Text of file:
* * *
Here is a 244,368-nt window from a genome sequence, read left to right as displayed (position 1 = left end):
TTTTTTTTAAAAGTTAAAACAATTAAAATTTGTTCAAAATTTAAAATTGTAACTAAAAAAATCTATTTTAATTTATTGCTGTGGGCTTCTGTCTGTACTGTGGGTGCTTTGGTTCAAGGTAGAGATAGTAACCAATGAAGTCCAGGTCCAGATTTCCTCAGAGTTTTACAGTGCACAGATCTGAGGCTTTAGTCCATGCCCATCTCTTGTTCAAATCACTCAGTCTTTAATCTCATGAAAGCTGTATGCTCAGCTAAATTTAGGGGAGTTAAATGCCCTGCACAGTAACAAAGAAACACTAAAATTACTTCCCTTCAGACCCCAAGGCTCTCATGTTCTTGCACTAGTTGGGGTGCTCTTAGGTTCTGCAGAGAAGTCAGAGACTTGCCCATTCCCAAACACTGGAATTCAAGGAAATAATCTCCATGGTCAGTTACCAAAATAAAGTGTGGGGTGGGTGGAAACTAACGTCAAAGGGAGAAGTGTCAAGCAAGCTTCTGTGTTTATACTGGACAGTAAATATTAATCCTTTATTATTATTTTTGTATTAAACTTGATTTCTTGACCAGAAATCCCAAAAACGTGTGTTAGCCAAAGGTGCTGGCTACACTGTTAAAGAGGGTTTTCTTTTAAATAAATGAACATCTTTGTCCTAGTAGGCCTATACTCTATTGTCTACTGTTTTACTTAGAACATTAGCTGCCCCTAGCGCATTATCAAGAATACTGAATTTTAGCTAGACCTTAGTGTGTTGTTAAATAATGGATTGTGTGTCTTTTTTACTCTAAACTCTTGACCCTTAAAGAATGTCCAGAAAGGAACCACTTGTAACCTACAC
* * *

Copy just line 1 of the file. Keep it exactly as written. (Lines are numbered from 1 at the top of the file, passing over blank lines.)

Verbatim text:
Here is a 244,368-nt window from a genome sequence, read left to right as displayed (position 1 = left end):